Launching a new mission

Christine Dawson '13 MSW

Christine Dawson ’13 MSW

BY LAURA SWANSON

Augsburg College celebrated 56 Master of Social Work graduation candidates at the June 2013 Commencement, and it’s quite possible that Christine Dawson ’13 MSW was the only graduate who began her professional career as a mechanic.

Shortly after high school, Dawson joined the United States Marine Corps where she spent three decades and worked in two distinct military occupations.

While Dawson met her goals of traveling the world and doing something “most women didn’t do” at the time, she felt called to serve the Marine Corps troops—rather than Marine Corps vehicles—and began a new assignment as a licensed alcohol and drug counselor. This role turned out to be a perfect fit because of her ability to help “people go on to live their best life and achieve their goals,” she said.

Dawson completed a 17-year tenure with the Marine Corps and served an additional 13 years in the Army National Guard where she continued work as a mental health specialist. When she approached military retirement, she returned to school to earn a graduate degree at Augsburg College, which offered her the opportunity to advance in her civilian career and integrate her military experience into a challenging professional role. Augsburg, she found, was a place that understood her desire to live a purpose-driven lifestyle and to embed meaningful service within her career.

Military and veterans support

Many of Augsburg’s students with military experience enroll in an undergraduate or graduate degree program to build upon the education and training that were part of their military service. For other students, Augsburg is a way to prepare for a civilian career that’s unlike any past duties.

Some students who have served in the armed forces are eligible for state and federal financial aid assistance to help pay for college. At Augsburg, more than 100 students with military experience are working one-on-one with the College’s Student Financial Services and Registrar’s offices to successfully claim their education benefits and get individualized help navigating complex eligibility rules.

Augsburg College also directly supports these students by hosting an on-campus space for them to meet and by employing a Student Veteran Liaison who mentors peers and works to connect students with College resources.

“We’re seeing more nontraditional-age students in our undergrad population and some of those people have been around the world and have served our country,” said Lori York, assistant registrar and Veterans Affairs certifying official. “A veteran’s sense of ‘a call to serve’ totally meshes with Augsburg, and we want to make sure they can make the most of their education here.”

From call to campus

A.J. Anderson '15

A.J. Anderson ’15

During four years of Marine Corps service, A.J. Anderson ’15, Augsburg’s student veteran liaison, led an amphibious assault team as the crew chief for vehicles that he likens to those that carried troops onto Normandy beaches during World War II. At age 25, Anderson had reconsidered his decision to attend a large public university and left school to become a Marine.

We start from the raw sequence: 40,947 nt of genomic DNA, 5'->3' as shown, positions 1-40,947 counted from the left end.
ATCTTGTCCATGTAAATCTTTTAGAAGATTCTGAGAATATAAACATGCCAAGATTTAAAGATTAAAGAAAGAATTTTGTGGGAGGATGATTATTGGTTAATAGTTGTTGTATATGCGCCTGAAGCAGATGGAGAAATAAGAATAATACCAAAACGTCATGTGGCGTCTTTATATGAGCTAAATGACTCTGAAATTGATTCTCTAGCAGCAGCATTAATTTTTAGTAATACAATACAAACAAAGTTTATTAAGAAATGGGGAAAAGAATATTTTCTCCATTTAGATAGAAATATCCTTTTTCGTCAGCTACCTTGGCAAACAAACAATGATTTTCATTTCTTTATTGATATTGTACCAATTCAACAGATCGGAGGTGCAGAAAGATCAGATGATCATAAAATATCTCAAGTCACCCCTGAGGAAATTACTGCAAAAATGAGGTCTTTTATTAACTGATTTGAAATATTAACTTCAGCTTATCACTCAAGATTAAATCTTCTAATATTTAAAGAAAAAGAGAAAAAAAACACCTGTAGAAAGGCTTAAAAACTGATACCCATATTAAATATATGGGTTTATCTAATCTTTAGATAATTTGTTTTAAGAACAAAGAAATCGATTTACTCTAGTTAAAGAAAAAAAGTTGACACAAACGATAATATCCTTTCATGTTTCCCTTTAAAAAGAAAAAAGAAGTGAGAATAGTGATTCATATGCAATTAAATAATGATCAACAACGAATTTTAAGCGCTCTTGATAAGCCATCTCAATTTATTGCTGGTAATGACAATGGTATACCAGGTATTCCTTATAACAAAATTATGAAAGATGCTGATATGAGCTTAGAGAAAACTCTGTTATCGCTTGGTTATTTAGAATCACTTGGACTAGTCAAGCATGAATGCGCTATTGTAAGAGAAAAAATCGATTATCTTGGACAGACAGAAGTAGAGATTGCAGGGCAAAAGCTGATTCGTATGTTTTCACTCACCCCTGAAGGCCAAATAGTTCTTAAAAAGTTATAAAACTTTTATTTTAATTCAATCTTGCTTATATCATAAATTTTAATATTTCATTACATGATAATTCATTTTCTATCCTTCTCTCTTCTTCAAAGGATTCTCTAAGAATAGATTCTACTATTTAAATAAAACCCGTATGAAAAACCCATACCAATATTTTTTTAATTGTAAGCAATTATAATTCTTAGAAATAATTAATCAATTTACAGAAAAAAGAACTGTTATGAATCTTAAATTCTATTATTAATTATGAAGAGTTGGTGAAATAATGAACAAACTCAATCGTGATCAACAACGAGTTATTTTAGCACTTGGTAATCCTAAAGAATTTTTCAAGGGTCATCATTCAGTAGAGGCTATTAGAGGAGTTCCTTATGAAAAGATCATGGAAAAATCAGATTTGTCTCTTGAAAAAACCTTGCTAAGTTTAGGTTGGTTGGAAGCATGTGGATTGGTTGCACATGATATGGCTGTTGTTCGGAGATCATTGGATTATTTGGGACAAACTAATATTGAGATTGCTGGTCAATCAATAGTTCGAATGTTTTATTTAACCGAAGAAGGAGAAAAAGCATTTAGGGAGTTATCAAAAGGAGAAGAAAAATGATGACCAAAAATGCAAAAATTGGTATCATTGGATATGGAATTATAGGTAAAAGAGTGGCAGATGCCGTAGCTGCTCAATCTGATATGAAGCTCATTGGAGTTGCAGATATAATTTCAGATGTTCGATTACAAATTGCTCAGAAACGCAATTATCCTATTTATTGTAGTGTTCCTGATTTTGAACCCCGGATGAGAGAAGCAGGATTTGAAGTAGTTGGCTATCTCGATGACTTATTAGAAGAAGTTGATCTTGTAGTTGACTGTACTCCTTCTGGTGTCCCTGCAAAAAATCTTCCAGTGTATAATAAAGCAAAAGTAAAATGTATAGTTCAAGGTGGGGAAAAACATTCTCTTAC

“I felt that joining the military was my calling for a little bit,” he said. “Other people backpack in Europe or just take a break. I went to war.”

Anderson served around the globe and later joined the Marine Corps Reserve military police unit at Fort Snelling in St. Paul before he began thinking about his long-term career.

He said his military experiences didn’t translate into a civilian profession, but—through his service—solidified his aspirations. He resumed his education and in 2012 transferred to Augsburg with a plan to serve his country in a new way.

“I’m devoting my life to helping veterans,” he said. “I didn’t know I wanted to do social work until I got out of the military, so coming to Augsburg and working toward that goal is a big part of my life.”

And, Anderson is getting a jump-start on this career through his student involvement.

“We know that peer mentors and peer leaders play an important role in students’ achievement,” said Ann Garvey, vice president of Student Affairs. “For example, student athletes serve on the Student Athlete Advisory Committee and Orientation Leaders welcome our new Auggies to campus. Our Student Veteran Liaison does outreach with a different group, but the premise is the same.”

For Anderson, helping other veterans succeed at Augsburg College couldn’t be a better fit.

“I want to give other students the tools I’ve been working with,” he said, “and make sure they have the support I’ve experienced.”

From assisting veterans on campus to one day serving them as a clinical social worker, Anderson’s Augsburg education has prepared him for a meaningful career that aligns with his passions. And Dawson, who has been working with veterans for decades, shows that this path is clearly a worthwhile one.

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